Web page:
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OGP statistics show oil & gas safety trend is improving

18 December 2013

The International Association of Oil & Gas Producers (OGP) has released its 2012 Safety Performance Indicators report, showing that the number of fatalities per 100 million hours worked, the Fatal Accident Rate, has fallen in the last ten years. The latest edition provides an analysis of the safety performance of 49 OGP member companies, representing 3.7 billion work hours and operations in 107 countries.

TheIn 2012, participating OGP member companies reported 88 fatalities in 52 separate incidents. The Fatal Accident Rate was down by 52% compared with the 2003 rate, showing an overall downward trend over the last ten years. The rate increased however by 27% compared with 2011; a single incident (a gas leak and explosion of a pipeline in which 31 people lost their lives) had a predominant effect on the 2012 rate.

The largest proportion of fatalities (44%) were reported in the ‘Explosions or burns’ category with ‘Caught in, under or between’ being the second largest (18%).

The 2012 Safety Performance Indicators report identifies failures in six common causal factors leading to fatal incidents and high potential events:
- Hazard identification or risk assessment
- Work standards/procedures
- Supervision
- Decision making or judgment
- Training/competence
- Unintentional violations (by individuals or groups)

OGP has developed Life Saving Rules to identify high risk activities and actions that can be taken to prevent fatal incidents. Analysis of data reported to the Association between 1991 and 2010 shows that rigorous implementation of the rules could have helped to prevent 70% of the fatal incidents reported over the period. Similarly, the 2012 data shows that 79% of the fatal incidents reported might also have been avoided through implementation of these life saving rules.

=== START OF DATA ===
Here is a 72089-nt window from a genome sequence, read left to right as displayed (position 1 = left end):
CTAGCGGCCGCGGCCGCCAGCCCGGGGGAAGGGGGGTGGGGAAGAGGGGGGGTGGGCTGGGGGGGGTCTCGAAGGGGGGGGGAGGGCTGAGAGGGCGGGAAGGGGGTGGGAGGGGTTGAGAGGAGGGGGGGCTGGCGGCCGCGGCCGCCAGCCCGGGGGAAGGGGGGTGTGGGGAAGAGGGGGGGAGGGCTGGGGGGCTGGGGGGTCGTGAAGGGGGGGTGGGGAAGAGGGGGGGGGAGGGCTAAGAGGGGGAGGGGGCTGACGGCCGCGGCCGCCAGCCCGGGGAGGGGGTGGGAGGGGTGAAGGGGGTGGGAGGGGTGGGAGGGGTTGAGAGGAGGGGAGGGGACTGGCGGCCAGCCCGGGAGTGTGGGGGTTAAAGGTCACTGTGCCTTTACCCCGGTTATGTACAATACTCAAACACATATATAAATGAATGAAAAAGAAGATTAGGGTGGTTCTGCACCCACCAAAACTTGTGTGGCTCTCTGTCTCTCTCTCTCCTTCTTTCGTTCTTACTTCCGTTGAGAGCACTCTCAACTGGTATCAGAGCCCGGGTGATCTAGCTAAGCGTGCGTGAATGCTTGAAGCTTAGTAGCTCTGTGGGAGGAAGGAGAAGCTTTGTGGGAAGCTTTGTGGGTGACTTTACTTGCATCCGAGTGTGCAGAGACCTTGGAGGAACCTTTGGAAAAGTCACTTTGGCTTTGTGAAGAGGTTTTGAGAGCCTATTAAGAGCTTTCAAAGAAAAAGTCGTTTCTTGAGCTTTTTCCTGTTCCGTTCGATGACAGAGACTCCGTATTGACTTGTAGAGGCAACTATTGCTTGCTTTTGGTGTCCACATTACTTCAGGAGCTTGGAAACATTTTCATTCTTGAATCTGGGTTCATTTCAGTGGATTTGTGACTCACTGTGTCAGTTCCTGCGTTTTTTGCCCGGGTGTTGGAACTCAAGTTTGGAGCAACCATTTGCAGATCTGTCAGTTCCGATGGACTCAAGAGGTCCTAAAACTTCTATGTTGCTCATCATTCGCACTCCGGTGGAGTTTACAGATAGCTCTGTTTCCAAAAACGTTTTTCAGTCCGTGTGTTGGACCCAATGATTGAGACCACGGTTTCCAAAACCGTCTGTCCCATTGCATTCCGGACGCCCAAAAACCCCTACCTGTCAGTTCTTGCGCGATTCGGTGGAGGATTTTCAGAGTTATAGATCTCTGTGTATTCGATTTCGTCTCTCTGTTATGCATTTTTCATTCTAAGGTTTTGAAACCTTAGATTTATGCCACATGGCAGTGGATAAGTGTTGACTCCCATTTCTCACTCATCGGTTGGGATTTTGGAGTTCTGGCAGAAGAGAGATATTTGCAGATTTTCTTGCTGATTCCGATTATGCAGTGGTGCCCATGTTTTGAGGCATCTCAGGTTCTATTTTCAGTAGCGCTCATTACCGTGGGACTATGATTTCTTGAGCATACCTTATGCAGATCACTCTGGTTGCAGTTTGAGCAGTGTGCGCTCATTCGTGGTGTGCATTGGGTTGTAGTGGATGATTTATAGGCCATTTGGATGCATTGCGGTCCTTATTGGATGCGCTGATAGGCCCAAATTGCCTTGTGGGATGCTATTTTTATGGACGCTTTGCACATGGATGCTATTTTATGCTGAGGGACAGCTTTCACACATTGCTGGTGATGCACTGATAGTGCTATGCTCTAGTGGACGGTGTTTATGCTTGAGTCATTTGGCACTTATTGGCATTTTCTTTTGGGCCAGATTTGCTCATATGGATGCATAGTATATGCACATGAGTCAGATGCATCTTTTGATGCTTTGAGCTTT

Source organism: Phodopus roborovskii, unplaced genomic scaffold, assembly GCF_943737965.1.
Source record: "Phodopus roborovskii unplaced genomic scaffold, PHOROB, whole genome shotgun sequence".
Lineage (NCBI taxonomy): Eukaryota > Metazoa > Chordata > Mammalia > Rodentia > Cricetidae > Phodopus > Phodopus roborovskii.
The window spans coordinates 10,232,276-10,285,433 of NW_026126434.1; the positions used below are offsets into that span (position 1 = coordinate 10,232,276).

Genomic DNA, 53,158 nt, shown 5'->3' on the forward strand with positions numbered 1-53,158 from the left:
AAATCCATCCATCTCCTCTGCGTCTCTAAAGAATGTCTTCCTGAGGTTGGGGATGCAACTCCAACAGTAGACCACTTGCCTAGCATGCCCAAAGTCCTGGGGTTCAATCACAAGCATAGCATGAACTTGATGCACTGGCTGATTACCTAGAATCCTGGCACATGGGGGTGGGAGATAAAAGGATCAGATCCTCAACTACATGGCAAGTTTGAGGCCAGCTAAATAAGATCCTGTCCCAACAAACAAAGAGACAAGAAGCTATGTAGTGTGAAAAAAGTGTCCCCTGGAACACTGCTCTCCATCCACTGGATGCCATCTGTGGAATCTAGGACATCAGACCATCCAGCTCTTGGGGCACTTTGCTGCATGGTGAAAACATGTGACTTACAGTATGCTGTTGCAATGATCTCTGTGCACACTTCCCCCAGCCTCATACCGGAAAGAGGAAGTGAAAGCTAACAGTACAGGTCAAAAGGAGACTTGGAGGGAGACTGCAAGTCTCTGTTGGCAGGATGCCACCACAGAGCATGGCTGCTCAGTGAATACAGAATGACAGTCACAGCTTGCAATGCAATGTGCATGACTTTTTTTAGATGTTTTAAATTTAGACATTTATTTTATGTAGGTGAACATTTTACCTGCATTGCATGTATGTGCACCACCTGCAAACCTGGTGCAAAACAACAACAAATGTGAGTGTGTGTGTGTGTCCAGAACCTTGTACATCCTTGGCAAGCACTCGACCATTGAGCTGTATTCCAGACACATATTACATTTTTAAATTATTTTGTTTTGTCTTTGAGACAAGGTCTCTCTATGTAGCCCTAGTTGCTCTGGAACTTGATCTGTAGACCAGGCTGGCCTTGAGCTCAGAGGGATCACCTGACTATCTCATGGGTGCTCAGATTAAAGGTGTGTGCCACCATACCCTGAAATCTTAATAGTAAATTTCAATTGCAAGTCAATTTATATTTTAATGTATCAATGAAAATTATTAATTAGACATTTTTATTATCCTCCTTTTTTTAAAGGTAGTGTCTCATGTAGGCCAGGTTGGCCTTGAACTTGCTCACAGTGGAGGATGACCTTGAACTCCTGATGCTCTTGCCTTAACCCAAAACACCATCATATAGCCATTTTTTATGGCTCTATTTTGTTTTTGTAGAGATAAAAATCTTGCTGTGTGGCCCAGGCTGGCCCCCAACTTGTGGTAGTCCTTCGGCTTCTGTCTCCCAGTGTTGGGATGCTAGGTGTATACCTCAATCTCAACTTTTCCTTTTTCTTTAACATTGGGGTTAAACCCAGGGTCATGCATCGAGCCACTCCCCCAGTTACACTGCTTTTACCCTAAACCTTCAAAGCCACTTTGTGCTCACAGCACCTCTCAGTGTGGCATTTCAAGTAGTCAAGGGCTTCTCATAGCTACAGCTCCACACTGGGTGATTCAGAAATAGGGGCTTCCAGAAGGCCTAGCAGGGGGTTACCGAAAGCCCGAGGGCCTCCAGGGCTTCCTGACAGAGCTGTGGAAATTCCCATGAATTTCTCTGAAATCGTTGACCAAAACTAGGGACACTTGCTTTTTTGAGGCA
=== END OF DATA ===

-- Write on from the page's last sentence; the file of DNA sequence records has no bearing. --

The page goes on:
Lost Time Injury Frequency (fatalities and lost work day cases per million work hours) increased by 12% to 0.48 in 2012, representing an additional 307 lost time injuries. Participating companies reported 53,325 workdays lost through injuries.

The most frequently reported incident category was ‘Struck by,’ which accounted for 408 lost work day cases, 24% of the total. The category ‘Caught in, under or between’ accounted for 21% of the total (352 lost work day cases). Both categories also accounted for the largest proportions of lost work day cases reported in 2011 with very similar values to 2012 (25% and 19% respectively).

The rate for all recordable injuries reduced marginally from 1.76 injuries per million hours worked in 2011 to 1.74 in 2012. This metric includes fatalities, lost workday cases, restricted workday cases and medical treatment cases.

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